As I am writing this short blog post about climate change and whatnot, I am sitting in a Montgomery County Starbucks with 30-40 others who have lost their power due to our latest extreme weather event. This storm dumped around a tenth to a quarter inch of ice on top of Philadelphia’s northern and western suburbs, and caused over 600,000 (and counting) to lose their power.
According to the Philadelphia Daily News, this storm ranks second to Superstorm Sandy on a list of weather related power outage events. The Daily News ranked the following storms that has affected PECO customers, the area’s largest utility company :
1. 800,000 lost power, Superstorm Sandy, Oct. 29, 2013
2. 575,000-plus, ice storm, Feb. 5, 2014
3. 520,016, ice storm, Jan. 7, 1994
4. 511,000, Hurricane Isabel, Sept. 18, 2003
5. 511,000, Hurricane Irene, Aug 2011
6. 483,000, wind, lightning, July 18, 2006
7. 408,000, Hurricane Floyd, Sept. 16,1999
8. 400,000-plus, winter storm, March 20, 1958
9. 369,511, Hurricane Hazel, Oct. 15, 1954
10. 334,987, tornado, May 31, 1998
11. 320,215, wind, lightning, July 16, 1980
12. 225,000, winter storm, Feb. 10, 2010
As you can see, 9 of the 12 largest weather related power outage events occurred between 1990 and now, and 8 of those 12 happened after 1998. I am sure that the growth of Philadelphia’s suburbs plays somewhat of a moderate role in these large power outage events, but I am convinced more than ever that these weather related events are happening because of man made climate change.
The United Nations Climate Programme shows that the ten hottest years since records have been kept have occurred after 1998, and 2013 was the 6th hottest year since records have been kept. The International Panel on Climate Change predicts that storms will keep getting stronger as our oceans continue to warm, and this can be demonstrated in the chart at the top of the page. That chart maps out the amount of billion dollar storms over the past two decades and it’s obvious where the trendline is going. This logic doesn’t just stop in the colder seasons. A 2012 Slate article points out that:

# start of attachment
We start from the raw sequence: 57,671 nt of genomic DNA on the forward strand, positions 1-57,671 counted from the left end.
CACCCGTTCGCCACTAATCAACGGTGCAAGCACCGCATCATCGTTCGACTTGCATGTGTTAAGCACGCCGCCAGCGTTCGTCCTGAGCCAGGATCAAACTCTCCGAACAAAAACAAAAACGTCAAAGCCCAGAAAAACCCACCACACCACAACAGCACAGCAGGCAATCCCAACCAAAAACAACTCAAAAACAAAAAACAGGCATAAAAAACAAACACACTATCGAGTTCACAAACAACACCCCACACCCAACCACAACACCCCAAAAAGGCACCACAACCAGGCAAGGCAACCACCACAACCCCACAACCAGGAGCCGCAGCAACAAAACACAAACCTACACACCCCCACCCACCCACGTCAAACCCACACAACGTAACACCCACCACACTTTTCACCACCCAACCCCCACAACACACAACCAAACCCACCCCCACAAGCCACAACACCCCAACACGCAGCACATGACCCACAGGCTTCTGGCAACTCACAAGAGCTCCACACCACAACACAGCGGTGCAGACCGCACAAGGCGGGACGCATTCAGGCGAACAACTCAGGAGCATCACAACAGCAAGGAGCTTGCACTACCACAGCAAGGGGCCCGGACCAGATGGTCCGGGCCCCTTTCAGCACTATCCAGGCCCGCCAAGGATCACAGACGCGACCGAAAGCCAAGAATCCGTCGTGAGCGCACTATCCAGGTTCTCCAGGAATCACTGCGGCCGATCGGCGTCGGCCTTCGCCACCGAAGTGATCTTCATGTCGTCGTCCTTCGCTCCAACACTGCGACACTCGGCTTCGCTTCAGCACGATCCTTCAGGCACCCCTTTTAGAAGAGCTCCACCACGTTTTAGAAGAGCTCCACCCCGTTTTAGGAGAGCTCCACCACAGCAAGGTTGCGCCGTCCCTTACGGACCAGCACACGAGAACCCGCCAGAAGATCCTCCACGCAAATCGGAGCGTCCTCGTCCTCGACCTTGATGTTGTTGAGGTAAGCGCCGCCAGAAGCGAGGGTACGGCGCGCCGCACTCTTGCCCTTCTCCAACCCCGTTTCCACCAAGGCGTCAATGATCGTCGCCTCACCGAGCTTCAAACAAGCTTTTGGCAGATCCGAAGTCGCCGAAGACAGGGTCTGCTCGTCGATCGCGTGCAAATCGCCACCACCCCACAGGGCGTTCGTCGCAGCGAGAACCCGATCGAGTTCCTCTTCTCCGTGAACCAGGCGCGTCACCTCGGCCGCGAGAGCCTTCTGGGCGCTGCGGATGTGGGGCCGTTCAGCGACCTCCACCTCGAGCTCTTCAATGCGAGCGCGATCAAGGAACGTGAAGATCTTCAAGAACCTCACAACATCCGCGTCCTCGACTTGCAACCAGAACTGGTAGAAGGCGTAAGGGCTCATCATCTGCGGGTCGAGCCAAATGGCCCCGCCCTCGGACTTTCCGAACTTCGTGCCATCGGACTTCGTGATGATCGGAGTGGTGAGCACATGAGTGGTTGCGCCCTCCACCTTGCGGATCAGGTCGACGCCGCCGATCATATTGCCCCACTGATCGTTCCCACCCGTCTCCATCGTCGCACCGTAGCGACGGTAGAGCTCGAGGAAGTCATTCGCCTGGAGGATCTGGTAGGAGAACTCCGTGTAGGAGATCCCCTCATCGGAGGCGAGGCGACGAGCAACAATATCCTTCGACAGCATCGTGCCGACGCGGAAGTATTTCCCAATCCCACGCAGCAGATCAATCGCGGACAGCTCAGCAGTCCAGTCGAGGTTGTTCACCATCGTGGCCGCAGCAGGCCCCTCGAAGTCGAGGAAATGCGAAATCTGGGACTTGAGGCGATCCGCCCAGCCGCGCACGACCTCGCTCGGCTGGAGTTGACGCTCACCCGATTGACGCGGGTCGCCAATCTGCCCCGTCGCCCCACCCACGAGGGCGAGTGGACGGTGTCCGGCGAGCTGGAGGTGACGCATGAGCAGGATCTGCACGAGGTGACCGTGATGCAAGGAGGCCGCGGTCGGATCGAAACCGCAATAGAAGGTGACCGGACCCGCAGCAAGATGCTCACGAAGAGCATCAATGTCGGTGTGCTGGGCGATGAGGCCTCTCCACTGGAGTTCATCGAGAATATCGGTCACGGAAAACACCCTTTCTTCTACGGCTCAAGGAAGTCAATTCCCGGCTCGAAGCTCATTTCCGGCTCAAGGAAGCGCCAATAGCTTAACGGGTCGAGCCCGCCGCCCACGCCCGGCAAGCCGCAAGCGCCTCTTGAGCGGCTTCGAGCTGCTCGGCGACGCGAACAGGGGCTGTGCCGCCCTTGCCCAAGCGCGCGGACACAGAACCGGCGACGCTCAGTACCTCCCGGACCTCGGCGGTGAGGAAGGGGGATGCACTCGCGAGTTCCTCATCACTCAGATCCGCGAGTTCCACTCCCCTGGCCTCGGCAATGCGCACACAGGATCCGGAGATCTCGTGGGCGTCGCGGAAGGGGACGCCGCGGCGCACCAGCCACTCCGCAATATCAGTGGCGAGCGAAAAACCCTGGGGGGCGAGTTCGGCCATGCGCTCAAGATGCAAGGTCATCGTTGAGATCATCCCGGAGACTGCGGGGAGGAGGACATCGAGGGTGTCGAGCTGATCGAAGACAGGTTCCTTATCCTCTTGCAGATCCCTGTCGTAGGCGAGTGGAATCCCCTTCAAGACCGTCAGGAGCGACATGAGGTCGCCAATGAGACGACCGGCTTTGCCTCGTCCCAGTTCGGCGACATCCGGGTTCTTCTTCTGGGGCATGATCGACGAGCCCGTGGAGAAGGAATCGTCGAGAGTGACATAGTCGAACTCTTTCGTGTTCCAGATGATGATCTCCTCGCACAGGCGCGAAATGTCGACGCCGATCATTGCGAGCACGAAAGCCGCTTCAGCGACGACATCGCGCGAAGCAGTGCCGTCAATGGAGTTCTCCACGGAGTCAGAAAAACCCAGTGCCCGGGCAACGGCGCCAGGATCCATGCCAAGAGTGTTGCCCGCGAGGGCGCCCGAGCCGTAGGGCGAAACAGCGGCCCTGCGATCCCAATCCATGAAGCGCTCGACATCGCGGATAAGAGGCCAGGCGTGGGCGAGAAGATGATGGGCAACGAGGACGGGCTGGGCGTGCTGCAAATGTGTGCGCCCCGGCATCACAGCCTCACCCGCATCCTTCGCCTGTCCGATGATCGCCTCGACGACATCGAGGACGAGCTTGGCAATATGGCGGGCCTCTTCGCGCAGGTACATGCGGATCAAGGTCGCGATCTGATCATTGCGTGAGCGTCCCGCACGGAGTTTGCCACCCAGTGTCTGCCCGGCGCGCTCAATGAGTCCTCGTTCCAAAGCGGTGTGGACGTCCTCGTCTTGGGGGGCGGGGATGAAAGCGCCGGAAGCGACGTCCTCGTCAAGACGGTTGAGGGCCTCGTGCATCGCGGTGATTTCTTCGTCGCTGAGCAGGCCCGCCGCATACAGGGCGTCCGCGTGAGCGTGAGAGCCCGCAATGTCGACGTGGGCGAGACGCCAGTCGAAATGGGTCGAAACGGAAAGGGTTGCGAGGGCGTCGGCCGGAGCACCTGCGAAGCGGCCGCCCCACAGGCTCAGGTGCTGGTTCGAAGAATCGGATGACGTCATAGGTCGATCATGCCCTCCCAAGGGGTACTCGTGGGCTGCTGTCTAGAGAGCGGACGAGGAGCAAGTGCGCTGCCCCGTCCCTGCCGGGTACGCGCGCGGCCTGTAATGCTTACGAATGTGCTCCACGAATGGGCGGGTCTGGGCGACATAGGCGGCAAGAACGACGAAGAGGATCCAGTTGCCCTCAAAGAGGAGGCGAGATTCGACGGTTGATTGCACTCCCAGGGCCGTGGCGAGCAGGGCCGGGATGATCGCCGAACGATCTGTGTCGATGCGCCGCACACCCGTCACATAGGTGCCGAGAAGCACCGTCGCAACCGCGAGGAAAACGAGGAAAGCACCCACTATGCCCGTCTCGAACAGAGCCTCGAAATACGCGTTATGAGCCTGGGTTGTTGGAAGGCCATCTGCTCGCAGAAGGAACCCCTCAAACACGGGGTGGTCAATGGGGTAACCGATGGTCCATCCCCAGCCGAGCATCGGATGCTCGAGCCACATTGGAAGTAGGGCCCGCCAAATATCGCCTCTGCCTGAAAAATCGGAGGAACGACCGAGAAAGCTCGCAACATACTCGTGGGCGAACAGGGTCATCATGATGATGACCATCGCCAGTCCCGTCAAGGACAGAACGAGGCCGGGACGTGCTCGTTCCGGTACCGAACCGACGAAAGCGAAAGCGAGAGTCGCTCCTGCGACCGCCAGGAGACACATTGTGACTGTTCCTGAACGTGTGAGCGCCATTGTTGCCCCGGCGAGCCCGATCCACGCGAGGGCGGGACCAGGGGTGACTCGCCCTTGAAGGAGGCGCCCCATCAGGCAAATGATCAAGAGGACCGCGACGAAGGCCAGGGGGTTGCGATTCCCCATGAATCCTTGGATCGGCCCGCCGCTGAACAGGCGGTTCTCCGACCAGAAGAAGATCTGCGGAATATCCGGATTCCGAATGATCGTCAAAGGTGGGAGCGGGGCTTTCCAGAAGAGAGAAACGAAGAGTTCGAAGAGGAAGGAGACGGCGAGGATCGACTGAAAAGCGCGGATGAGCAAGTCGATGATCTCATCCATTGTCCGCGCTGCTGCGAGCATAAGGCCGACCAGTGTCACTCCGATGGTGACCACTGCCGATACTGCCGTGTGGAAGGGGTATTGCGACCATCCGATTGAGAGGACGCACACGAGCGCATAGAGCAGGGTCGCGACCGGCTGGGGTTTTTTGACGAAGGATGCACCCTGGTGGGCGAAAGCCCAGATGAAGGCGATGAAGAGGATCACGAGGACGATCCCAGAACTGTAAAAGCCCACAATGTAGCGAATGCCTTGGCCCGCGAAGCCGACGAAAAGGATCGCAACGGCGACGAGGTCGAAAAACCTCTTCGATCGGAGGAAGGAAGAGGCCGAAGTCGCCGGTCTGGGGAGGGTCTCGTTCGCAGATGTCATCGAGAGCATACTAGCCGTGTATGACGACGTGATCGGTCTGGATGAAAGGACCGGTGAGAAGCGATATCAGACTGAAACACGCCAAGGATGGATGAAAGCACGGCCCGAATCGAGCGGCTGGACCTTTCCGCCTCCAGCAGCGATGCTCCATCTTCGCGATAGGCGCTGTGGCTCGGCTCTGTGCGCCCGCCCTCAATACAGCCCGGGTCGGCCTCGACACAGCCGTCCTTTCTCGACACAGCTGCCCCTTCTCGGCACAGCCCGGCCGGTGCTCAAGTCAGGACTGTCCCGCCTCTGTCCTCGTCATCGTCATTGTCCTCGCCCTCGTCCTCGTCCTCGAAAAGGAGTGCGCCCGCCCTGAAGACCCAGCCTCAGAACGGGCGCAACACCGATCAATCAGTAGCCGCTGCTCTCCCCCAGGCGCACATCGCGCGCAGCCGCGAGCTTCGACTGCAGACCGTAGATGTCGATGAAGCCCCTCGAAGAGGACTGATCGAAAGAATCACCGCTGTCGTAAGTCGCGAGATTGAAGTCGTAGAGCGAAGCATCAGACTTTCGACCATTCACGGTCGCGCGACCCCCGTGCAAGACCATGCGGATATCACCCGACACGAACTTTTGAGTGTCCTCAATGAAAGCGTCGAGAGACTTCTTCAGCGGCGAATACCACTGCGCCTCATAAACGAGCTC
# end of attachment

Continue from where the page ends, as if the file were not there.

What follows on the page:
Global warming is actually expected to increase “heavy precipitation in winter storms,” and for the Northern Hemisphere, there is evidence that these storms are already more frequent and intense, according to the draft U.S. National Climate Assessment
Going from the micro, local scale to the macro, worldwide scale this is why the construction of the Keystone XL Pipeline matters for those living in and around Philadelphia and everywhere else. The actual construction of the Keystone Pipeline may not contribute to an increase in climate change, but the Keystone Pipeline will aide and abet the worsening effects of climate change because it is transporting one of the dirtiest forms of energy to the global market. The exploitation of the Canadian Tar Sands is a carbon bomb that will push our climate over the tipping point of 2 degrees fahrenheit, which will in turn cause more storms and more power outages on the local level.
Unless PECO, utility companies or the Pennsylvania state government wants to the upgrade electrical infrastructure by putting all electrical wires under the ground, expect more storms to cause more power outages in the Philadelphia region as the climate continues to get warmer and warmer.